Finding and Expressing Your Voice

Every one of the speakers yesterday was very influential and motivational, and had their own unique stories to share. Each was fighting for their own cause, and it was a great experience to get an insight on the research and projects they were working on.

During the “Radical Democrats and Legacies of Combat: Strategies and IMG_3962Movements” speakers, from 1:30-3:00, a speaker Ranwa Yehia, gave a great talk on the amazing project
she has been working on for years. During her talk, titled “Pre-and Post 2011: Building Communities Around Expression and Critique”, she spoke about the yearly project she works on, a summer camp which allows about 60-80 students from the age of 12 and 15 to find their political voice and express themselves through a source of social medium.

After her talk I was able to talk to her and she walked me through the steps in which these children-young adults, find their political voice. She says, during the first couple of days of the camp, when approached to ask to share their opinion, the students first try and respond with the answer they think is “correct”, however when they realize that they don’t need to agree with others on political views and controIMG_3951versial topics, they rebel and try to to find ways to act out. However, soon enough each individual does start to find their personal believes on issues, they then join a project that seems appealing to them and they learn how to express themselves to the art of media making.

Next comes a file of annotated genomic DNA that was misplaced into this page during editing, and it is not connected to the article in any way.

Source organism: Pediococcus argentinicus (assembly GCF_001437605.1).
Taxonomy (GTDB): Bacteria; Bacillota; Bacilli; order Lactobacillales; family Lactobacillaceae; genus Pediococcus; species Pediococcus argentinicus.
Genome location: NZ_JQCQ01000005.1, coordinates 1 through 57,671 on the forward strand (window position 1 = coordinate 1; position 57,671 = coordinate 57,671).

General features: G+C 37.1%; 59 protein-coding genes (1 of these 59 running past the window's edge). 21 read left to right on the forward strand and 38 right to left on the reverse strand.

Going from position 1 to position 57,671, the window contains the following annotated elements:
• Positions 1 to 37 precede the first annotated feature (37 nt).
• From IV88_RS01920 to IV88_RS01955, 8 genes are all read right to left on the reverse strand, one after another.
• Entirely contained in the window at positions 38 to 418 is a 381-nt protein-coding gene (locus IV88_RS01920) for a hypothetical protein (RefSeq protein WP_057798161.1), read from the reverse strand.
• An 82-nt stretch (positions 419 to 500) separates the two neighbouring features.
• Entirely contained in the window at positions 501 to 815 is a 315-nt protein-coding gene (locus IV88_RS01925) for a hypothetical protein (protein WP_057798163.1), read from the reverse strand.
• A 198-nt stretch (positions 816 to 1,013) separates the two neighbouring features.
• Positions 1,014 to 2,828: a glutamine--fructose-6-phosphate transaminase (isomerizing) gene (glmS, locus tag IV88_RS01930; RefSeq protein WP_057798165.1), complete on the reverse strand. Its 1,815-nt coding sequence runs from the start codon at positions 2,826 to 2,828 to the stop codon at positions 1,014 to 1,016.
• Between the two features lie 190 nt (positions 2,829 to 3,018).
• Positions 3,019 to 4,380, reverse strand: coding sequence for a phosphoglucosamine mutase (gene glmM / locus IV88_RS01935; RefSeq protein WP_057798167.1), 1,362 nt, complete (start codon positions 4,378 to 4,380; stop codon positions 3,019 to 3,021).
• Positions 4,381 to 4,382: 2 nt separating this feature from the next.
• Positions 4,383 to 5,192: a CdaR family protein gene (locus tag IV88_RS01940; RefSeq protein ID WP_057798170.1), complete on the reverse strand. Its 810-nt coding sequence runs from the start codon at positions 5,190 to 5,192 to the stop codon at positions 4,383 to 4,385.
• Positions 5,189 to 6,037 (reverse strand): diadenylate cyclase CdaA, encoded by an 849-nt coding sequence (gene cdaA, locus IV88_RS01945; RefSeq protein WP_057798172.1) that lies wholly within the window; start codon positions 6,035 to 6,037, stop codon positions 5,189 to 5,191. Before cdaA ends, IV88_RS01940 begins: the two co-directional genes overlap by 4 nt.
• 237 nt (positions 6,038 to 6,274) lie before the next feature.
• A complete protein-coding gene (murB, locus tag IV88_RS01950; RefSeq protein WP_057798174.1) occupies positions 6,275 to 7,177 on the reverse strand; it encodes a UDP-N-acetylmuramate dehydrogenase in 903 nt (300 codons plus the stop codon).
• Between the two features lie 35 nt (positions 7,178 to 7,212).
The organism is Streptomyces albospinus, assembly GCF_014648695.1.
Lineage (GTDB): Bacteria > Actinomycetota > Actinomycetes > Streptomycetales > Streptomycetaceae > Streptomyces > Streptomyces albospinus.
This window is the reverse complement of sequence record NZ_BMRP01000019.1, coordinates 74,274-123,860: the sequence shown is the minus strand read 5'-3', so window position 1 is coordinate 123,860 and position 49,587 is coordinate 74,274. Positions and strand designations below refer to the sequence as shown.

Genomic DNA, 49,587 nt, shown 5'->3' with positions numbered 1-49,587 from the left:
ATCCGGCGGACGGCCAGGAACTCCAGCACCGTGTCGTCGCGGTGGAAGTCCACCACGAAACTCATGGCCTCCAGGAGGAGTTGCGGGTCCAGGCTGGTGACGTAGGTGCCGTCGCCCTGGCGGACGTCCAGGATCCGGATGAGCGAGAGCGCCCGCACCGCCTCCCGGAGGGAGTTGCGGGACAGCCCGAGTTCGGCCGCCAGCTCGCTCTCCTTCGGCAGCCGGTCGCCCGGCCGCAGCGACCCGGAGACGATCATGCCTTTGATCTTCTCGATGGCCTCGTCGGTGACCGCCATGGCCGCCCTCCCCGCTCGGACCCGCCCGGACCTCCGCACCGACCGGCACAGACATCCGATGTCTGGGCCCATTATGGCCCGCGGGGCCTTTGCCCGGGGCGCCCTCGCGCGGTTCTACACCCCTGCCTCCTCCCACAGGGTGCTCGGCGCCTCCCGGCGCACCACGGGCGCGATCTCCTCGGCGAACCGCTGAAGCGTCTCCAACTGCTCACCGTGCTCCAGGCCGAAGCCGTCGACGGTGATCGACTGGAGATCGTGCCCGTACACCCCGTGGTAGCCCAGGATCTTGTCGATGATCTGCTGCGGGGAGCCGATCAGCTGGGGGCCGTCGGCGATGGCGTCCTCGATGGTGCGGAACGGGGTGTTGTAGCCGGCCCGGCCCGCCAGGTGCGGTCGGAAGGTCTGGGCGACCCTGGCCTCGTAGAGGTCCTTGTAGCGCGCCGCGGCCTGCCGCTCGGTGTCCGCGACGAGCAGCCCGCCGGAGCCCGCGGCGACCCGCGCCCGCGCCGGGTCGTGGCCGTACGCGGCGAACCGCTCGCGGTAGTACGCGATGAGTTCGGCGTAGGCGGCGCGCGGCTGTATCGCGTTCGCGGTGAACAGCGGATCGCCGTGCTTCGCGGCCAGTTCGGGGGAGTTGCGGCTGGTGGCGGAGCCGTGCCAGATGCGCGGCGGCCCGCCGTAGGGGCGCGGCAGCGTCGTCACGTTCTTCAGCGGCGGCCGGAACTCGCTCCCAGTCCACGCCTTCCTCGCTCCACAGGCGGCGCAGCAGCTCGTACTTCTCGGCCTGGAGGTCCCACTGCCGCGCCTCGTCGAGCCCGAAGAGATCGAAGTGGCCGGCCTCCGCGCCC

She also explained how although the forms of media used to express the opinions of these young students might sound familiar to us, for example making a short video, to the kids the projects are foreign, as they come from communities which usually do not have the equipment to allow them the chance to make these sorts of projects. However, throughout the camp they realize that they can still be political activists free of cost, wether it be spreading their knowledge among community members, protests, etc.

I think what made me so intrigued by Ranwa Yehia’s project is that through media and art these students are able to find and own their political voice, not just for the time of the camp but for their whole lives. Although they come from communities which may not allow them or give them the opportunity to express what they think and feel, the camps are a way to make that happen. I believe it is important to not be silenced, wether it be vocally, or even holding on to certain social values mentally. It is essential that children  and young adults are given opportunities, such as Ranwa’s camp, to learn about different technological resources there are to mediate your voice, and above all to find your voice. Exposure to technological equipment also allows the students not only to grow vocally but to grow knowledgeable about advancements in general equipment used to make art and to express a thought or tell a story.

Finding and Expressing Your Voice

Cultural Knowledge on the Internet